What Makes the Home a Healthy Living Environment

What Makes the Home a Healthy Living Environment

 

A healthy home is clean, orderly, free of odors, well ventilated, and safe, thus to prevent common accidents from happening.

There should be plenty of storage space to keep clutter to a minimum. Teach your kids early on to store their toys and possessions in their proper places after use.

Don’t leave the garbage uncovered or inside the home overnight. It does not only smell, it also attracts pests, which bring in diseases. Place screens on windows to keep mosquitoes away.

8Clean surroundings prevent the growth of bacteria and allergens. You don’t have to use the latest cleaning agents touted to have powerful bacteria-fighting action. Not only can they be costly, but many of them are toxic to young kids through frequent inhalation or daily contact (strong chemicals stay behind after cleaning).

Tiny hands contaminated with these chemicals can find their way to tiny mouths, causing immediate if not gradual poisoning that can affect even the development of their nervous system.

Choose nontoxic products instead or just plain soap and water. Bathroom and kitchen tiles should be wiped clean and dry to avoid mold and mildew from forming and releasing allergy-triggering spores into the air.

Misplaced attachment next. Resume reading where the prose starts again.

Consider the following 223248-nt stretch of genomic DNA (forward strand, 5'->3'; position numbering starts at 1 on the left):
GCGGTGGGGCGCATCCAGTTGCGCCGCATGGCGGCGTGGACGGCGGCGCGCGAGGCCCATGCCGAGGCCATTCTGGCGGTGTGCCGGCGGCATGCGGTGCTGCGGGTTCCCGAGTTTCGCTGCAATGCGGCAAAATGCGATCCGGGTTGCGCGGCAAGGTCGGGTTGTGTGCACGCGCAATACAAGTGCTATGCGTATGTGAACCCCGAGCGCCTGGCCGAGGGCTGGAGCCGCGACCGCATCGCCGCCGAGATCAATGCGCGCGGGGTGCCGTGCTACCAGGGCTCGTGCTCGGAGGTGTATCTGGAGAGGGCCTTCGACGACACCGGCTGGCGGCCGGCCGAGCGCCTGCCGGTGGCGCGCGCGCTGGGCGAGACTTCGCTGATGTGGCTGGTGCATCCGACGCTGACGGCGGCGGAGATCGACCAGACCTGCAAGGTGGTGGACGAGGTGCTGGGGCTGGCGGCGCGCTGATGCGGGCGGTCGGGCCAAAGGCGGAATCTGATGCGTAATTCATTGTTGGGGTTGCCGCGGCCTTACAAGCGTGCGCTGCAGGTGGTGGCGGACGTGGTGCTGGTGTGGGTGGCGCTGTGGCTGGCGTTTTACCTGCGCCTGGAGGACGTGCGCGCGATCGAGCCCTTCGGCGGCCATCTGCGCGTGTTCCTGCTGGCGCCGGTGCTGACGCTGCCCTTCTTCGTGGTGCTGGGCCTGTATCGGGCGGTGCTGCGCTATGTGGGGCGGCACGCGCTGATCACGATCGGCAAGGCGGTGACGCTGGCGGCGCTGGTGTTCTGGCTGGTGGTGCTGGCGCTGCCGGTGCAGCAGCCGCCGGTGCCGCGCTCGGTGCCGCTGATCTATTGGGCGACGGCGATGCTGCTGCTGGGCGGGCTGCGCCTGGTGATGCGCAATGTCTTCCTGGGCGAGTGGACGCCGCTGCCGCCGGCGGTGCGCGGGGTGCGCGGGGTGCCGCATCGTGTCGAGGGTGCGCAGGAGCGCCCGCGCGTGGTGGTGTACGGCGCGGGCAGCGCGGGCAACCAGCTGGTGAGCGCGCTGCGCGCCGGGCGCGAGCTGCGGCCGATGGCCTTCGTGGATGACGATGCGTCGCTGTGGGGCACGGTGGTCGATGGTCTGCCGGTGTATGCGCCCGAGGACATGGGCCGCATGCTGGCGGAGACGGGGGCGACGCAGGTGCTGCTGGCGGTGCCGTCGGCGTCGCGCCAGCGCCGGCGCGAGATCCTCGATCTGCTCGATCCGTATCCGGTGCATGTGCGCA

In a country where humidity is high all year round, an enclosed living space can become conducive to respiratory problems such as asthma or bronchitis.

Your home should have enough windows or vents for fresh air to come in and stale air to escape. Having real plants indoors or outdoors will also improve the quality of air.

Accident-proofing the home

  • Keep pathways cleared of clutter.
  • Tuck wires and cables next to walls or behind furniture, to keep people from tripping over them.
  • Do not place flammable materials, such as plastic objects, near stoves, and other heat-emitting equipment in the home.
  • When installing an appliance or electronic item, strictly follow instructions.
  • If you have a toddler or young child around, cover electric sockets with a safety cap when not in use. Safety caps are easily available in hardware stores.
  • Unplug appliances after using.
  • Check for leaks (singaw) from the gas tank.
  • Free-standing furniture that can topple over, such as bookshelves and tall cabinets should be affixed to the wall using screws and bolts or angle brackets. You might want to think twice about buying a tall floor lamp that can easily be knocked down when you’ve got kids around.
  • Make sure that sharp objects, glass items, medicines, pesticides, and cleaning products are out of reach of young children.
  • Tablecloths can be pulled by toddlers. Use placemats instead.
  • Install a handrail next to the bathtub. Place anti-slip adhesive strips to the bottom of the shower cubicle.
  • Keep the pathway to the bathroom lit in the evening. Stairways should also be well lighted.
  • Electric sockets should not be near water sources, including bathroom faucets.
  • Do not leave ladders lying around which can tempt young kids to climb them up.
  • Leave emergency numbers (fire department, police, hospital, etc.) next to the telephone.

 

 

One comment

  1. Thank you for this valuable information